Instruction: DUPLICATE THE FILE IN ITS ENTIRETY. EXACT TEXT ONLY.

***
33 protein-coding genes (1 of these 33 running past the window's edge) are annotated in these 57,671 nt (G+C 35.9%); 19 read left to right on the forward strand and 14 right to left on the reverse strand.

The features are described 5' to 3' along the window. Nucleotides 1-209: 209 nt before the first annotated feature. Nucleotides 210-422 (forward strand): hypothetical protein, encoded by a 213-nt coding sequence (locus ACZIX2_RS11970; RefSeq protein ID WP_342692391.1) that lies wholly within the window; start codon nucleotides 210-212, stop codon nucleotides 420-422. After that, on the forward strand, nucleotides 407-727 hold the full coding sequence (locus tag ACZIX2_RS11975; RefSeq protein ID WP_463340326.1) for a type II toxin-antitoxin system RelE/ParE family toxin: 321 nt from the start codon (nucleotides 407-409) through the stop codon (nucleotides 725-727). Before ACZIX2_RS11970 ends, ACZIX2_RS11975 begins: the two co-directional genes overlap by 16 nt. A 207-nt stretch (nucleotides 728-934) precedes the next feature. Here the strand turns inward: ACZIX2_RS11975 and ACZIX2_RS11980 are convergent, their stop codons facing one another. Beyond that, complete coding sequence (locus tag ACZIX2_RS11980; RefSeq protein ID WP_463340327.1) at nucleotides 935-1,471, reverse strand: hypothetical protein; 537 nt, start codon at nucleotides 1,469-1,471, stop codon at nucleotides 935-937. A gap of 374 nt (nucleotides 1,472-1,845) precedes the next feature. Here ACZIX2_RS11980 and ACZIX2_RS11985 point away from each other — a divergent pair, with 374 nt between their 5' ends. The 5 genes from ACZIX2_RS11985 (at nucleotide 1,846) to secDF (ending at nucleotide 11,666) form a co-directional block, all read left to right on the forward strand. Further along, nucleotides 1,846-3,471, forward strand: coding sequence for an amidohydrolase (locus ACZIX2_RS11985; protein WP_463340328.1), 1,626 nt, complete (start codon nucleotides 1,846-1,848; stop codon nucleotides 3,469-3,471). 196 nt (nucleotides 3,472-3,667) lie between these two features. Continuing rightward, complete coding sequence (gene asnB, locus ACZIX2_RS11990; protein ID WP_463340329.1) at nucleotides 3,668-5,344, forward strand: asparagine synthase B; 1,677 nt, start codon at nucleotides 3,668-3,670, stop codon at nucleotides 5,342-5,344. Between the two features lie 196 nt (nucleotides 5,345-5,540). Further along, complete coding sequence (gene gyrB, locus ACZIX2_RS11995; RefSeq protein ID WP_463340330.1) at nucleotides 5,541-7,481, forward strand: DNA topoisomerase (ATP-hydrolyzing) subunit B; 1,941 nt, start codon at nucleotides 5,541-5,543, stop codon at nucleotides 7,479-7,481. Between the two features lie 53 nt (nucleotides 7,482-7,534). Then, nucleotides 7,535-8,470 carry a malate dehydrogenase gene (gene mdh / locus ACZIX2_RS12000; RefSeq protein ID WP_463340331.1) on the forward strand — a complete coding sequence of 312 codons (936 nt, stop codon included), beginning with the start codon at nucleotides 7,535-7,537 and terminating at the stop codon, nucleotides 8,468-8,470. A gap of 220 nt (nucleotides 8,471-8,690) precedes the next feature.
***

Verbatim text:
33 protein-coding genes (1 of these 33 running past the window's edge) are annotated in these 57,671 nt (G+C 35.9%); 19 read left to right on the forward strand and 14 right to left on the reverse strand.

The features are described 5' to 3' along the window. Nucleotides 1-209: 209 nt before the first annotated feature. Nucleotides 210-422 (forward strand): hypothetical protein, encoded by a 213-nt coding sequence (locus ACZIX2_RS11970; RefSeq protein ID WP_342692391.1) that lies wholly within the window; start codon nucleotides 210-212, stop codon nucleotides 420-422. After that, on the forward strand, nucleotides 407-727 hold the full coding sequence (locus tag ACZIX2_RS11975; RefSeq protein ID WP_463340326.1) for a type II toxin-antitoxin system RelE/ParE family toxin: 321 nt from the start codon (nucleotides 407-409) through the stop codon (nucleotides 725-727). Before ACZIX2_RS11970 ends, ACZIX2_RS11975 begins: the two co-directional genes overlap by 16 nt. A 207-nt stretch (nucleotides 728-934) precedes the next feature. Here the strand turns inward: ACZIX2_RS11975 and ACZIX2_RS11980 are convergent, their stop codons facing one another. Beyond that, complete coding sequence (locus tag ACZIX2_RS11980; RefSeq protein ID WP_463340327.1) at nucleotides 935-1,471, reverse strand: hypothetical protein; 537 nt, start codon at nucleotides 1,469-1,471, stop codon at nucleotides 935-937. A gap of 374 nt (nucleotides 1,472-1,845) precedes the next feature. Here ACZIX2_RS11980 and ACZIX2_RS11985 point away from each other — a divergent pair, with 374 nt between their 5' ends. The 5 genes from ACZIX2_RS11985 (at nucleotide 1,846) to secDF (ending at nucleotide 11,666) form a co-directional block, all read left to right on the forward strand. Further along, nucleotides 1,846-3,471, forward strand: coding sequence for an amidohydrolase (locus ACZIX2_RS11985; protein WP_463340328.1), 1,626 nt, complete (start codon nucleotides 1,846-1,848; stop codon nucleotides 3,469-3,471). 196 nt (nucleotides 3,472-3,667) lie between these two features. Continuing rightward, complete coding sequence (gene asnB, locus ACZIX2_RS11990; protein ID WP_463340329.1) at nucleotides 3,668-5,344, forward strand: asparagine synthase B; 1,677 nt, start codon at nucleotides 3,668-3,670, stop codon at nucleotides 5,342-5,344. Between the two features lie 196 nt (nucleotides 5,345-5,540). Further along, complete coding sequence (gene gyrB, locus ACZIX2_RS11995; RefSeq protein ID WP_463340330.1) at nucleotides 5,541-7,481, forward strand: DNA topoisomerase (ATP-hydrolyzing) subunit B; 1,941 nt, start codon at nucleotides 5,541-5,543, stop codon at nucleotides 7,479-7,481. Between the two features lie 53 nt (nucleotides 7,482-7,534). Then, nucleotides 7,535-8,470 carry a malate dehydrogenase gene (gene mdh / locus ACZIX2_RS12000; RefSeq protein ID WP_463340331.1) on the forward strand — a complete coding sequence of 312 codons (936 nt, stop codon included), beginning with the start codon at nucleotides 7,535-7,537 and terminating at the stop codon, nucleotides 8,468-8,470. A gap of 220 nt (nucleotides 8,471-8,690) precedes the next feature.